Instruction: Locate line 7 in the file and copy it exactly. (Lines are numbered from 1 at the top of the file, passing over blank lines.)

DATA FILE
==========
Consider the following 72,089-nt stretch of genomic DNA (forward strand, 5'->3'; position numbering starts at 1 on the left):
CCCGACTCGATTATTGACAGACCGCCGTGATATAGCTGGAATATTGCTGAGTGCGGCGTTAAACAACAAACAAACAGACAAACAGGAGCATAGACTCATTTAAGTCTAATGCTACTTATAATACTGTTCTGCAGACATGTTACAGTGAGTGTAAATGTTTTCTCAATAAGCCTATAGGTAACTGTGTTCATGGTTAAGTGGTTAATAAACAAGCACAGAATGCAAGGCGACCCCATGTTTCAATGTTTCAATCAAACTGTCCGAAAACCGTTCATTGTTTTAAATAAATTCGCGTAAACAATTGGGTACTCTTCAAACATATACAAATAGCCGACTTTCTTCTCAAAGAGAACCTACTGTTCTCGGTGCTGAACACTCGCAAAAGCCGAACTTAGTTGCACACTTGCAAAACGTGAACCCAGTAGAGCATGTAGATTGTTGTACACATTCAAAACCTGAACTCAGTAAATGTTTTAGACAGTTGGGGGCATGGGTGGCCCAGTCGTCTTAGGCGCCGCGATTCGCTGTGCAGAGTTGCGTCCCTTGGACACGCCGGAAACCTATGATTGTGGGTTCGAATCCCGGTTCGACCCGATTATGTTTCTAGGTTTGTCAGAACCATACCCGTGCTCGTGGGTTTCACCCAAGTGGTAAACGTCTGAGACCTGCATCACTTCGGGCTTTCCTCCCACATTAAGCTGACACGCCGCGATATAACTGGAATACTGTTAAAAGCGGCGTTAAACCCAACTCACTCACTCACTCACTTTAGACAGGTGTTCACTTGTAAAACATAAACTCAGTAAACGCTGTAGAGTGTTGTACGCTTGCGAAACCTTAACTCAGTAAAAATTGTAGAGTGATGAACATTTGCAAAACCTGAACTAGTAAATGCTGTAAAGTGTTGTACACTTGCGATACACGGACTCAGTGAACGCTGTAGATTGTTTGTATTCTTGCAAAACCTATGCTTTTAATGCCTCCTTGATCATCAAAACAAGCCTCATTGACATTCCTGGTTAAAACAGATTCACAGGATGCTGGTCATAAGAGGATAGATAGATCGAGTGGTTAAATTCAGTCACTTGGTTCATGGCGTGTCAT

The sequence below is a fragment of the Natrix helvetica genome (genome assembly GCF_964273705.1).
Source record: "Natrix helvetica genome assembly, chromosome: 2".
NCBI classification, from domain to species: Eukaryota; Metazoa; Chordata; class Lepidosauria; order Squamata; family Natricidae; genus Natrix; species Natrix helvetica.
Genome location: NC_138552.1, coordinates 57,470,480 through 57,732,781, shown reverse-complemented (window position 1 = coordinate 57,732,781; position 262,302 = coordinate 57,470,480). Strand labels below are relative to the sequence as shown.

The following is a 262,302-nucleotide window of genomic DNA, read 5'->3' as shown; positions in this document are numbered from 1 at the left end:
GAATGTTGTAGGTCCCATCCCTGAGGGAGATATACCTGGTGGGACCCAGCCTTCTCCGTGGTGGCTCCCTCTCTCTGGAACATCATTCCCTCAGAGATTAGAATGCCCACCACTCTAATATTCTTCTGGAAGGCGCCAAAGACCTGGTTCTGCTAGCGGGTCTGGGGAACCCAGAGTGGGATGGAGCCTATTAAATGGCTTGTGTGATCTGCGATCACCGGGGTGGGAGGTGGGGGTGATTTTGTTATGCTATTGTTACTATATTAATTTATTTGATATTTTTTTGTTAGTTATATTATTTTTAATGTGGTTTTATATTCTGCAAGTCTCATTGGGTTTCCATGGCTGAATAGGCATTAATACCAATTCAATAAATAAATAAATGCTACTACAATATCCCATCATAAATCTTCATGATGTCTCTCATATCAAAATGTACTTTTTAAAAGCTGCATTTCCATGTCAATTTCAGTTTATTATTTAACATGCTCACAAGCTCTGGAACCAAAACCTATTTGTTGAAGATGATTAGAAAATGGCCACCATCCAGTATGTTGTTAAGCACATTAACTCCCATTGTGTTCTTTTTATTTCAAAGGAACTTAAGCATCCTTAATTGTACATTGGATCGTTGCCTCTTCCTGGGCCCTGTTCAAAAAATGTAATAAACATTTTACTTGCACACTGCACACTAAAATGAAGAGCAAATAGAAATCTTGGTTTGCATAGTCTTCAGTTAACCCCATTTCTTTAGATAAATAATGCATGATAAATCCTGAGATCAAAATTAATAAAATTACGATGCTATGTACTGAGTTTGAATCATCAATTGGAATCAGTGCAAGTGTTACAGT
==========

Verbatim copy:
The following is a 262,302-nucleotide window of genomic DNA, read 5'->3' as shown; positions in this document are numbered from 1 at the left end: